• Q: How many people were interviewed?  A: 10 people were interviewed across different demographics, the survey that was conducted however, included more than 1000 members of the community.
  • Q: What are the concerns regarding cost? A: The cost factor came up many times regarding things like electric cars, heating homes, and suitable local food.
  • Q: In research and interviews, did you have any view on travel off island (by necessity?) Yes – increased need to travel. 50% of travel emissions are shared with UK. 

The forum discussed with their neighbour what resonated with them from Jo’s presentation.

There was a quick break before our second presentation of the evening from Vivid who are working on our campaign.

 24 May - workshop 124 May - workshop 2

24 May - workshop 3

After the break, Vivid presented their campaign and the messaging which could be used to raise awareness of reaching net zero by 2050.

After the presentation there was a chance for the forum members to question Vivid on their campaign. The questions and comments that were raised, gave way to a lively and honest debate with Vivid and the forum members. The Forum members didn’t feel that the campaign identified with the Island, it was too urban/stark and that the tagline felt too similar to other recent campaigns. They felt that the insights work didn’t necessarily match to the final campaign. The team were asked why local companies were not considered as part of the bidding process for our campaign, as Vivid are a UK company who have worked with the Island for 8 years. The members expressed that any local company should be the preferred option. The team explained they are if they meet the criteria for the assignment, in this case no local company matched the brief set for the campaign in terms of price and quality.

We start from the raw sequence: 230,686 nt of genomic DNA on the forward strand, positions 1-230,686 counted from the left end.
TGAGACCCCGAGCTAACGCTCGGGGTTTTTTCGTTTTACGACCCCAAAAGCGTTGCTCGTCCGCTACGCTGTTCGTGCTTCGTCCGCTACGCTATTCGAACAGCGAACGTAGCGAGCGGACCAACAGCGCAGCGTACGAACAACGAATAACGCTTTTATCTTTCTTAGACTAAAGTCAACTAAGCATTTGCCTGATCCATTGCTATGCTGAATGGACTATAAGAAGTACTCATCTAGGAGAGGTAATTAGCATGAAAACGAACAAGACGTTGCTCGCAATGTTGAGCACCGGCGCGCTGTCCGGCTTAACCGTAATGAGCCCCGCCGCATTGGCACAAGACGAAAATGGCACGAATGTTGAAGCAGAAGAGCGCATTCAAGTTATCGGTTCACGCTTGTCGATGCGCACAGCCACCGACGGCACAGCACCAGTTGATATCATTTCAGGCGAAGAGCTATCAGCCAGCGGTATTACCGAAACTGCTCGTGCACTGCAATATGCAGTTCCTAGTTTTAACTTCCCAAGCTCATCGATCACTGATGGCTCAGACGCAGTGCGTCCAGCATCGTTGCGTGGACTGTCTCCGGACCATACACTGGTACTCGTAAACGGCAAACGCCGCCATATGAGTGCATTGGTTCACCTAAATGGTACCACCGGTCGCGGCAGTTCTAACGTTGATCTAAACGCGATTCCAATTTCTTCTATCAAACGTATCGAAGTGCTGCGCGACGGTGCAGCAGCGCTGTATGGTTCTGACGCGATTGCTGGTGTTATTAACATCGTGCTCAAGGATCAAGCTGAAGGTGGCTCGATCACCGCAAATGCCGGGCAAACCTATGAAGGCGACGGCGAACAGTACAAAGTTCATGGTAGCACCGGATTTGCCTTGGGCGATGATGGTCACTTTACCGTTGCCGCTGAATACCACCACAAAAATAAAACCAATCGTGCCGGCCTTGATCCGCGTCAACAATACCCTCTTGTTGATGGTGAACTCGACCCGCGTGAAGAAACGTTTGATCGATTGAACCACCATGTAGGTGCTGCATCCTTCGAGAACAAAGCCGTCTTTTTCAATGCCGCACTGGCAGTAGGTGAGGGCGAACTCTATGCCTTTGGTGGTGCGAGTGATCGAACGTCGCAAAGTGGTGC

There was no time for the exercise part of the evening as the ongoing debate and discussion regarding Vivid’s campaign swallowed up our remaining time. The forum members did articulate very well their thoughts regarding the campaign, and the important subjects they wished to debate and understand.

Although the exercises are a crucial part in producing the output which feeds into policy decisions, the members would like more time to have in depth discussions and debate, and this is something the team will account for in the next two forums we have left for 2021.

A snippet of the feedback we received in the discussions were:

  • Members would like a feedback loop between the board and themselves – potentially by having one member from the forum attend.
  • Members would like to see climate change fed into wider government department policies.
  • There should be a more streamlined procurement process- this is due for review and will be taken into account.   

We have noticed a decline in our numbers at the last two forums, if you no longer wish to be a part of the Citizens Forum, please reply and we shall make sure you are taken off our mailing list.

8 July 2021 - Smart Meter - Webinar

You can watch the webinar below:

22 July 2021 - Future Energy Scenarios - Webinar

30 September 2021 - Blue Carbon - Webinar